Improvements in performance past maturity
A relevant fact here is that once athletic physical potential has been reached, physical improvements are difficult to improve upon. There are however technical improvements that can be made.
In a study of the world’s top 100 sprinters, mean annual improvements were in the range of only 0.1–0.2% . What’s interesting (and to be expected) is that in sports with a technical and equipment inclusion, performance could be increased further than in sports heavily reliant on physical abilities such as running. This is because technique can have a disproportionate impact on results.
We also know that an athlete reaches their physical peak at a range of ages. For example, research shows that in sports requiring a lot of outright power, peak age tends to be around 27. In swimming, where power isn’t as big a factor, peak age tends to be younger (around 20). In endurance sports where power plays very little role in success (ultra-endurance cycling), peak age is around 39 .
What this shows is that achieving a PB isn’t simply a case of working harder in training, it includes practical training as well.
We’ll start with skills, because the technical element of a sport has a huge impact. All sports have skills and techniques to master, from running to gymnastics. The variance is in how technically demanding these skills are.
There are various approaches to skill acquisition and no ‘silver bullet’ approach, but what we do know is that different sports have differing levels of skill requirement. For example, swimming, jumping, weightlifting, throwing etc have a much great reliance on technical proficiency than, say, marathon running.
Research shows that working with specialist skill coaches provides more effective skill acquisition and mastery than working in a group setting .
At the elite level, it translates as getting granular with a skills coach will yield more effective technical returns than working in group training sessions, performing drills you’ve done the entire time. If you want to improve performance, breaking out of what you’ve previously done may be the answer from a technical standpoint. Evidence suggests non-linear models of skill practice (practicing skills in a variety of settings and environments) may lead to better long term skill acquisition and mastery .
Training complexity dictates that there’s no single approach to achieving maximum physical capability. For example, the training needs of an 800m runner will be different from those of a triathlete.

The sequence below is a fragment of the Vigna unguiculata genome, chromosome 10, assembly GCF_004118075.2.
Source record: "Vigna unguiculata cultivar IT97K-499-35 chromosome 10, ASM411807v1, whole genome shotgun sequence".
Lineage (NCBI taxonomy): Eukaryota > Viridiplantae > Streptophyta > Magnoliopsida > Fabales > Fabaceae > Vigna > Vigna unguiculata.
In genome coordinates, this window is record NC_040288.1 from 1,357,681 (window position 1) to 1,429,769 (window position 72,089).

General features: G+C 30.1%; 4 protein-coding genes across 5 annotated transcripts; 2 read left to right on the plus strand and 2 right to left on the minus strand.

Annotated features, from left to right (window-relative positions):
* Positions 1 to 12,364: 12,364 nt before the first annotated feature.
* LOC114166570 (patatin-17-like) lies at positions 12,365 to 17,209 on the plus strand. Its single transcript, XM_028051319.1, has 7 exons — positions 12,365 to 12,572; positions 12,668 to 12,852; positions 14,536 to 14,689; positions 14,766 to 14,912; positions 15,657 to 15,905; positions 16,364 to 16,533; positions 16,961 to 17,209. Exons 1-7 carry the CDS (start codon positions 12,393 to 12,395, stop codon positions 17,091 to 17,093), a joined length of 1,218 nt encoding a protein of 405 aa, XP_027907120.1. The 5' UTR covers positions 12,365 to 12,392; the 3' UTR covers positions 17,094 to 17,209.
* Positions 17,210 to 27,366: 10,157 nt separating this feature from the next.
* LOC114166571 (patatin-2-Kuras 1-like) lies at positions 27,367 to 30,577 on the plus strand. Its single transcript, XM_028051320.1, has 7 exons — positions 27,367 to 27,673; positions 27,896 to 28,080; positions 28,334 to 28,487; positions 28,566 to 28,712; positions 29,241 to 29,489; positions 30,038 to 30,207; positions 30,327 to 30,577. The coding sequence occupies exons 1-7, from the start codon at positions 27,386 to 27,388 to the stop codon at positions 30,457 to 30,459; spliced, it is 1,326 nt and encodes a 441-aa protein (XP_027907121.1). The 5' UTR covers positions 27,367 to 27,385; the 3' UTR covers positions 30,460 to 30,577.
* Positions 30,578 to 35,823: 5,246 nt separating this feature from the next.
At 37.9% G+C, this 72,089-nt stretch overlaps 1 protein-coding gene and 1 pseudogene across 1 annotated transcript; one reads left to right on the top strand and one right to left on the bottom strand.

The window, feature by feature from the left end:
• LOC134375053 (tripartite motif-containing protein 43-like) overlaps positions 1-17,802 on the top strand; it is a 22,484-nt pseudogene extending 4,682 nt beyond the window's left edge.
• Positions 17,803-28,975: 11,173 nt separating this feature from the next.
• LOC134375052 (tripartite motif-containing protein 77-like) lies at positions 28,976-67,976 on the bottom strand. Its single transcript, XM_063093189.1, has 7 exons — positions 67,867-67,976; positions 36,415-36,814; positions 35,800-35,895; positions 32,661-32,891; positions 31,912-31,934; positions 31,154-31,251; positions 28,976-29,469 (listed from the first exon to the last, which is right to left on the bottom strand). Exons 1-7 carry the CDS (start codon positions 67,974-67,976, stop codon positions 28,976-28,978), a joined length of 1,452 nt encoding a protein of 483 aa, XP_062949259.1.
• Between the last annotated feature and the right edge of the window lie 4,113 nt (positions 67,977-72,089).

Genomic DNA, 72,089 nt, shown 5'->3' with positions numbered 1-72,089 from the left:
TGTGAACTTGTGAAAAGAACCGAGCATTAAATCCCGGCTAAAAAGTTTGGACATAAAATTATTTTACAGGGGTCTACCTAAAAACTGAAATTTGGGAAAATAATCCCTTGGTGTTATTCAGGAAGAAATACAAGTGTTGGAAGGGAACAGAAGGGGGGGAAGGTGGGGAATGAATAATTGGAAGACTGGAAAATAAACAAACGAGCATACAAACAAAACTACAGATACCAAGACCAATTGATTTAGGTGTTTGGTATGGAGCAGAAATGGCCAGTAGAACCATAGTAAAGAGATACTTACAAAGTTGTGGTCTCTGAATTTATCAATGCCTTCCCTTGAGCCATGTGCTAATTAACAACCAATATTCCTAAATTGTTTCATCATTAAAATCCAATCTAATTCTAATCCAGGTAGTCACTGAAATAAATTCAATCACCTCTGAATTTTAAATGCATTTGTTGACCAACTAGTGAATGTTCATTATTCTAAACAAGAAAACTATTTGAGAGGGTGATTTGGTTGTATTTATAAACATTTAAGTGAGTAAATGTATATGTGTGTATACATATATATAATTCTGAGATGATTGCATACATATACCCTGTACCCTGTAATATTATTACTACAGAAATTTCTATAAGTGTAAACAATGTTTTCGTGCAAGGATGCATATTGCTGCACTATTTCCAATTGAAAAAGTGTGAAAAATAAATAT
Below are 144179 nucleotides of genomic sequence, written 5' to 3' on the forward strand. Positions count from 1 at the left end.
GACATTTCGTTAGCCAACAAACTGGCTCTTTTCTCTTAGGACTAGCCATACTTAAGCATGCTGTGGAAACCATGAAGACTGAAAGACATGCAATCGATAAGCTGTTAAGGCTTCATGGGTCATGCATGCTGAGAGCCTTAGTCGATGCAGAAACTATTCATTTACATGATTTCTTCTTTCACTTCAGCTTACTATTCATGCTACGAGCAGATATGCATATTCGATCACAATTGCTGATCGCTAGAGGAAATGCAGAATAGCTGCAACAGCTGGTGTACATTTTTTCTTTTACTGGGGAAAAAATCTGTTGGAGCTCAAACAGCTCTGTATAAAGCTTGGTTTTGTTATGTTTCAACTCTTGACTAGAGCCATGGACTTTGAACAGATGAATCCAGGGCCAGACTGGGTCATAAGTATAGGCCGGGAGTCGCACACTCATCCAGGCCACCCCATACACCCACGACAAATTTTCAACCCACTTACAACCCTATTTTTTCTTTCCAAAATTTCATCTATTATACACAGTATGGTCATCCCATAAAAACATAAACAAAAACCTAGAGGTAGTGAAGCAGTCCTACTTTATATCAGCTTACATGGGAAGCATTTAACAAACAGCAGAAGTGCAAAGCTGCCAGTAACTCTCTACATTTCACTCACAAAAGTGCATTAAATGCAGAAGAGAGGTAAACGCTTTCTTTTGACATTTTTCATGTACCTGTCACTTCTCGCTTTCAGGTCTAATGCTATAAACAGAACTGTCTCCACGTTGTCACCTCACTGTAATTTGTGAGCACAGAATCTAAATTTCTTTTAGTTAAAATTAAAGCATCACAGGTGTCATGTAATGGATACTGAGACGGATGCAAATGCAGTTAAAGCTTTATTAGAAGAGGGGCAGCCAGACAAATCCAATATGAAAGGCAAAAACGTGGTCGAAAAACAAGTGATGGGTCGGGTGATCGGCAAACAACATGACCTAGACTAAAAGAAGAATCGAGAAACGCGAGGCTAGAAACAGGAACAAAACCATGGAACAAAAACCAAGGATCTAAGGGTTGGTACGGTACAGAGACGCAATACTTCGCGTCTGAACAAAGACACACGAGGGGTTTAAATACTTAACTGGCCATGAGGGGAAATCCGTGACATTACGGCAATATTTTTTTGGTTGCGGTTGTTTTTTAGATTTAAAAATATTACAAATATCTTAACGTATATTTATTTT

What research tells us is that an appropriately periodised training programme, followed to with a suitably progressive volume and intensity delivers the best results. Taking an event and working back allows you as an athlete or coach to decide the most effective time period and intensity increase to ensure the athlete will be in peak physical and mental shape ahead of the event.
Periodisation has long been accepted as effective in the endurance world, but more recent analysis has shown it to be effective in the strength and power sports environment too, cementing its place in all aspects of sport .
The appropriate level of fitness will be reached around a week before the event, then maintaining during a period of tapering, allowing the athlete to be fully rested and recovered ahead of competition. Tapering strategies vary between sports and individuals, with some studies suggesting a short, sharp taper is most effective and others saying that a longer, slower taper works best.
The research is inconclusive in the sense that both approaches work. The important thing is that there is a tapering period included in the programme, which will allow you to rest, recover and continue to improve up until competition day. Research shows that expected improvements in tapering weeks can range between 2-8%, with rare exceptions showing over 22% .
The intangibles – rest and recovery
We know that rest and recovery are vital to achieving maximum performance output, but what we can’t make a recommendation on is how much. The reason for this is that we recover at different rates, so to make a blanket suggestion wouldn’t be right.
Conclusive research suggests that athletes suffer from compromised sleep patterns, possible due to travel (jet lag), high training loads and exposure to competitive situations which increase arousal, reducing the ability to sleep and the subsequent sleep quality .
The studies suggests that 7-9 hours are optimal for athletes and the researchers make the following recommendation for improving sleep quality…
- Always aim for 7-9 hours of sleep per night
- Take daytime naps if night sleep isn’t sufficient
- Improve sleep hygiene – consistent bedtimes, early exposure to natural light, avoid stimulants etc.
- Sleep in line with your body clock – avoid training too early or late to allow time to rest afterwards.
- Be careful with sleep monitors – they can cause sleep anxiety which affects sleep patterns
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